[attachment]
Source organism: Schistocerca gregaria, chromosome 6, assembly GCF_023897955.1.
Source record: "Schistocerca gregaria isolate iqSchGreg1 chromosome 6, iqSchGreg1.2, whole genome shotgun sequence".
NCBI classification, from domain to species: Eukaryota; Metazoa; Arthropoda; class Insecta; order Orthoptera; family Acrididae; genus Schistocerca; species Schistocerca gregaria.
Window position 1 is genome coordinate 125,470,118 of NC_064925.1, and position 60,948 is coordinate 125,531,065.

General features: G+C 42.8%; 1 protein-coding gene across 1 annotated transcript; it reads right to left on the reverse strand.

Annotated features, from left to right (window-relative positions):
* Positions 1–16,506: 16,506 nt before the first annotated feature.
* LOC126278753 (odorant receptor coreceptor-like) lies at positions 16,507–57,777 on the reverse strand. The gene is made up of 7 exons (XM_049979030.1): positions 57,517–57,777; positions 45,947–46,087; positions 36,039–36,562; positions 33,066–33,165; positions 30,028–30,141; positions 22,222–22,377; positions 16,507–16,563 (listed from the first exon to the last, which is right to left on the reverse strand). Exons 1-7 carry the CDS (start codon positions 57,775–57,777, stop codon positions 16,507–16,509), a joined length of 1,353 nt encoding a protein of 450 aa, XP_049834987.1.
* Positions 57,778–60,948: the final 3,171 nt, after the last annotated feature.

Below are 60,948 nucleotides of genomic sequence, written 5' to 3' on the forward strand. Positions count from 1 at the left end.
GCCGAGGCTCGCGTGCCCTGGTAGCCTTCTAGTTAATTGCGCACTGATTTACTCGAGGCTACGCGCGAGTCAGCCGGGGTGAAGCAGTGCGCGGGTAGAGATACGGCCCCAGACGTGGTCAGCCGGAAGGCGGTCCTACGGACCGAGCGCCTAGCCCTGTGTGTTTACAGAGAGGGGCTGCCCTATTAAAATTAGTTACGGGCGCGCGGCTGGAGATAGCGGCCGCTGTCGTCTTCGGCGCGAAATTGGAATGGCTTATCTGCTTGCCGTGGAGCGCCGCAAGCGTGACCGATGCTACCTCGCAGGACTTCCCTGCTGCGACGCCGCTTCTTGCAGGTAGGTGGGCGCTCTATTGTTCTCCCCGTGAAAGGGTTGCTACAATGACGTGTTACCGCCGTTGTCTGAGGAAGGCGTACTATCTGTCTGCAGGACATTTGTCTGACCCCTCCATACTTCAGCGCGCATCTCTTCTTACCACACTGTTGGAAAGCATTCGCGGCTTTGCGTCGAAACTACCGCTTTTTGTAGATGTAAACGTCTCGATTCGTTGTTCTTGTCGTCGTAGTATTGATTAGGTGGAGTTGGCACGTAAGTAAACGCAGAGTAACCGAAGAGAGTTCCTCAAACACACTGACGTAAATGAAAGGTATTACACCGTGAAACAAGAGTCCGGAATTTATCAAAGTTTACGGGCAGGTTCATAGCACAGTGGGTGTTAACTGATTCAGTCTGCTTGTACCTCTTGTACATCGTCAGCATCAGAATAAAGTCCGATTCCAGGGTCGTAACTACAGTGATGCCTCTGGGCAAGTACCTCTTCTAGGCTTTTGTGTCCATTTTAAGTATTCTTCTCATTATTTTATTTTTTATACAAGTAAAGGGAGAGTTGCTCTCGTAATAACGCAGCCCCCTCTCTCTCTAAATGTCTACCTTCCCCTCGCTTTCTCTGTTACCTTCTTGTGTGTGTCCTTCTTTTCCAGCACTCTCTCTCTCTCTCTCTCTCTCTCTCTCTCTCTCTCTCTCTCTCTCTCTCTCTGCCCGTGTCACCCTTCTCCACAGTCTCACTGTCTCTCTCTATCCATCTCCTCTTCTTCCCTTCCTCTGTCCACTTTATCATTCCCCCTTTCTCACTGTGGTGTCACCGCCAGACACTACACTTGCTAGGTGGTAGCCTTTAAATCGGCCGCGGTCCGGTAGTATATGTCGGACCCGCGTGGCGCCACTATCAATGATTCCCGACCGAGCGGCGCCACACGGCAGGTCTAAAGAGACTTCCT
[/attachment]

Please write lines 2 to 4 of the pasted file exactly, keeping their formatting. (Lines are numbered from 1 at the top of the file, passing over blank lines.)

Source record: "Schistocerca gregaria isolate iqSchGreg1 chromosome 6, iqSchGreg1.2, whole genome shotgun sequence".
NCBI classification, from domain to species: Eukaryota; Metazoa; Arthropoda; class Insecta; order Orthoptera; family Acrididae; genus Schistocerca; species Schistocerca gregaria.
Window position 1 is genome coordinate 125,470,118 of NC_064925.1, and position 60,948 is coordinate 125,531,065.